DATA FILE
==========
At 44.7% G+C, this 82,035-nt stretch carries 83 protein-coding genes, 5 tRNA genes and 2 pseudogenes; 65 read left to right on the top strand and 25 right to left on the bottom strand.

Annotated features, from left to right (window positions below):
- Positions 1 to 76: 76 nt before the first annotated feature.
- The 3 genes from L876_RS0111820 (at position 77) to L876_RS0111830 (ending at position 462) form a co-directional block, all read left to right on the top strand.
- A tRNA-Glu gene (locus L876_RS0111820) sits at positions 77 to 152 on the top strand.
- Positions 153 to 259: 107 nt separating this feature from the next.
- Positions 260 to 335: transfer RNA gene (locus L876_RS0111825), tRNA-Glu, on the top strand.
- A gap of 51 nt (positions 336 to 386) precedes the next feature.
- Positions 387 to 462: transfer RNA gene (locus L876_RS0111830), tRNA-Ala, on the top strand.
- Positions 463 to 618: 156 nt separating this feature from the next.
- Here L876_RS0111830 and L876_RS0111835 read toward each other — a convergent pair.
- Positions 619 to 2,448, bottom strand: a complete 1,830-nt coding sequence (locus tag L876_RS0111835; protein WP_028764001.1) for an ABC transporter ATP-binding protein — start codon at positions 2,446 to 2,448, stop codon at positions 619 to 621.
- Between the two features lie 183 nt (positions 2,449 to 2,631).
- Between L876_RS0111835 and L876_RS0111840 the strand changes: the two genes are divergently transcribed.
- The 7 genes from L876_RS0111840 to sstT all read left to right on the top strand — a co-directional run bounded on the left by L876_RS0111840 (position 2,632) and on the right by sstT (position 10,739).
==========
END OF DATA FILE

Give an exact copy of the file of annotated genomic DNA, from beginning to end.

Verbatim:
At 44.7% G+C, this 82,035-nt stretch carries 83 protein-coding genes, 5 tRNA genes and 2 pseudogenes; 65 read left to right on the top strand and 25 right to left on the bottom strand.

Annotated features, from left to right (window positions below):
- Positions 1 to 76: 76 nt before the first annotated feature.
- The 3 genes from L876_RS0111820 (at position 77) to L876_RS0111830 (ending at position 462) form a co-directional block, all read left to right on the top strand.
- A tRNA-Glu gene (locus L876_RS0111820) sits at positions 77 to 152 on the top strand.
- Positions 153 to 259: 107 nt separating this feature from the next.
- Positions 260 to 335: transfer RNA gene (locus L876_RS0111825), tRNA-Glu, on the top strand.
- A gap of 51 nt (positions 336 to 386) precedes the next feature.
- Positions 387 to 462: transfer RNA gene (locus L876_RS0111830), tRNA-Ala, on the top strand.
- Positions 463 to 618: 156 nt separating this feature from the next.
- Here L876_RS0111830 and L876_RS0111835 read toward each other — a convergent pair.
- Positions 619 to 2,448, bottom strand: a complete 1,830-nt coding sequence (locus tag L876_RS0111835; protein WP_028764001.1) for an ABC transporter ATP-binding protein — start codon at positions 2,446 to 2,448, stop codon at positions 619 to 621.
- Between the two features lie 183 nt (positions 2,449 to 2,631).
- Between L876_RS0111835 and L876_RS0111840 the strand changes: the two genes are divergently transcribed.
- The 7 genes from L876_RS0111840 to sstT all read left to right on the top strand — a co-directional run bounded on the left by L876_RS0111840 (position 2,632) and on the right by sstT (position 10,739).